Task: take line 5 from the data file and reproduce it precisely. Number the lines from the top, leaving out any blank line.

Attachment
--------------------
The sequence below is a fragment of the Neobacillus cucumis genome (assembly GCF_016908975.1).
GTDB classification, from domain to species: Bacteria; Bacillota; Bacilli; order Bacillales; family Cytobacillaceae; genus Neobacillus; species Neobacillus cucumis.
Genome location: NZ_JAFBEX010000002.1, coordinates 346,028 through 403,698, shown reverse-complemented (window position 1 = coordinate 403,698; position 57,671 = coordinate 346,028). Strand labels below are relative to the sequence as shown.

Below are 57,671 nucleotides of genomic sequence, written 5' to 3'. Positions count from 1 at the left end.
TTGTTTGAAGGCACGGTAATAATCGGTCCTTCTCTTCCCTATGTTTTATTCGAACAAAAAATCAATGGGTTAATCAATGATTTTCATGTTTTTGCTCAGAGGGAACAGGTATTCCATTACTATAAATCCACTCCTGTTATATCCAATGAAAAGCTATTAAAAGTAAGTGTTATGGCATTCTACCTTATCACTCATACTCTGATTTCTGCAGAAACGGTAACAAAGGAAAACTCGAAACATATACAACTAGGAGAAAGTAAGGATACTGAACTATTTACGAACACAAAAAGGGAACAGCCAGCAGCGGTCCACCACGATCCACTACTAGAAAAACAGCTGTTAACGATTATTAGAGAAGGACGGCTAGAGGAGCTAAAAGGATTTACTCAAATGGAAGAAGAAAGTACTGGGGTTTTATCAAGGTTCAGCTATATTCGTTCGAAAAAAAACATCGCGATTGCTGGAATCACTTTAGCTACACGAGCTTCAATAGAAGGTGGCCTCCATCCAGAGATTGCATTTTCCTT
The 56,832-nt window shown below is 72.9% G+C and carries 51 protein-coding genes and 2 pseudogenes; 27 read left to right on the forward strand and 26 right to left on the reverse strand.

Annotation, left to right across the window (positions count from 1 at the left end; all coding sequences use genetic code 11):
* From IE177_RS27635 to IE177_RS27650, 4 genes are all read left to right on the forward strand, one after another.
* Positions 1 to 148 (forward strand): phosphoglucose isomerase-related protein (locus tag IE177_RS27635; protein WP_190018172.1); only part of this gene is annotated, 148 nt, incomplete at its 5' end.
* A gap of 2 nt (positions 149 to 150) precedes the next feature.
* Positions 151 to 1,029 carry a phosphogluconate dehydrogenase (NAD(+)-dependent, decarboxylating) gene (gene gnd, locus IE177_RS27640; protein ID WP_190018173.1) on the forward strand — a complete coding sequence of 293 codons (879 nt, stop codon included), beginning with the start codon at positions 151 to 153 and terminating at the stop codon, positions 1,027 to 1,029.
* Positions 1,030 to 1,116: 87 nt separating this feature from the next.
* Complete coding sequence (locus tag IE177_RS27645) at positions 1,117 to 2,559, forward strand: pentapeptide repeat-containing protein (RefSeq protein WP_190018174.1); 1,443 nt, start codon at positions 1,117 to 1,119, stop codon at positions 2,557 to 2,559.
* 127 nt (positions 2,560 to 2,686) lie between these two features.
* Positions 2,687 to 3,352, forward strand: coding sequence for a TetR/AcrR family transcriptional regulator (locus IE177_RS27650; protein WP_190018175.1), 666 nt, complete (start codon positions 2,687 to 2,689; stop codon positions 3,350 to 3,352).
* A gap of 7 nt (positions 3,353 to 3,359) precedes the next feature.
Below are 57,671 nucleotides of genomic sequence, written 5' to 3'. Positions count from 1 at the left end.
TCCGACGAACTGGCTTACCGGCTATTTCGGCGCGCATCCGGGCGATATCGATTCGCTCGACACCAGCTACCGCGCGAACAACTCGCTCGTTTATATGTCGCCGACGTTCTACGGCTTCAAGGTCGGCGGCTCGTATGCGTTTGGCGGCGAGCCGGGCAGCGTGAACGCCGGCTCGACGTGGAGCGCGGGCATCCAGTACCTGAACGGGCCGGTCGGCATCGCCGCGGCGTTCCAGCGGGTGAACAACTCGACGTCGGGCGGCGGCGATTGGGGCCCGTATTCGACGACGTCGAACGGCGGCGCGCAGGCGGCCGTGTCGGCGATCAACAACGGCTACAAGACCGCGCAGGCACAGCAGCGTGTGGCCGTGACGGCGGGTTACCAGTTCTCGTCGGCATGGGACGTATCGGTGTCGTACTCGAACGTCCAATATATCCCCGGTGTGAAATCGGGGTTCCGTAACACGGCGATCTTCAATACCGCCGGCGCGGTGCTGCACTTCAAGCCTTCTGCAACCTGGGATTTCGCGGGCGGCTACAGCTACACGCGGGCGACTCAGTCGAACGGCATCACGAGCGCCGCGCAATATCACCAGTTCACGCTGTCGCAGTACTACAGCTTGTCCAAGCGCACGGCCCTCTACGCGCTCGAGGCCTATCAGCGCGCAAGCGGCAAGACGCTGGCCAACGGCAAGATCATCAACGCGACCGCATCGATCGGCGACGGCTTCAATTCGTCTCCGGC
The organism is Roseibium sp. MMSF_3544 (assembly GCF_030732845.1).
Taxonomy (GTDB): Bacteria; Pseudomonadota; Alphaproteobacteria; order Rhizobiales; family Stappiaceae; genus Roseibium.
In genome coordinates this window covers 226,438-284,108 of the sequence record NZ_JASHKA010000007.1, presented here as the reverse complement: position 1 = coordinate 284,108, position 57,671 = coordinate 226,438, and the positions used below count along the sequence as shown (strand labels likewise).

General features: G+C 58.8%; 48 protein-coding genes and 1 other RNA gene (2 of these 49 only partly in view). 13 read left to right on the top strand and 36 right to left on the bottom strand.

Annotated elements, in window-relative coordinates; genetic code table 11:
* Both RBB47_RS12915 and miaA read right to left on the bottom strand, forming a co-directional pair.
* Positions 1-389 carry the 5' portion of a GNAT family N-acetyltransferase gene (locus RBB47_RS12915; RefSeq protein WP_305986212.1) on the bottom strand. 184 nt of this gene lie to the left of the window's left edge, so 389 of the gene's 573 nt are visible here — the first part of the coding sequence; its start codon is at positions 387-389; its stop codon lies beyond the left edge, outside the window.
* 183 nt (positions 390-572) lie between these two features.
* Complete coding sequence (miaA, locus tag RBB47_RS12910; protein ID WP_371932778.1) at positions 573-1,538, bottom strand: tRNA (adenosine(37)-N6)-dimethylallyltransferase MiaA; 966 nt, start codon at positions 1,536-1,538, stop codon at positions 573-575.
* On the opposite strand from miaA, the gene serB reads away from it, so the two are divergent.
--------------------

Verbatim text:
TTGTTTGAAGGCACGGTAATAATCGGTCCTTCTCTTCCCTATGTTTTATTCGAACAAAAAATCAATGGGTTAATCAATGATTTTCATGTTTTTGCTCAGAGGGAACAGGTATTCCATTACTATAAATCCACTCCTGTTATATCCAATGAAAAGCTATTAAAAGTAAGTGTTATGGCATTCTACCTTATCACTCATACTCTGATTTCTGCAGAAACGGTAACAAAGGAAAACTCGAAACATATACAACTAGGAGAAAGTAAGGATACTGAACTATTTACGAACACAAAAAGGGAACAGCCAGCAGCGGTCCACCACGATCCACTACTAGAAAAACAGCTGTTAACGATTATTAGAGAAGGACGGCTAGAGGAGCTAAAAGGATTTACTCAAATGGAAGAAGAAAGTACTGGGGTTTTATCAAGGTTCAGCTATATTCGTTCGAAAAAAAACATCGCGATTGCTGGAATCACTTTAGCTACACGAGCTTCAATAGAAGGTGGCCTCCATCCAGAGATTGCATTTTCCTT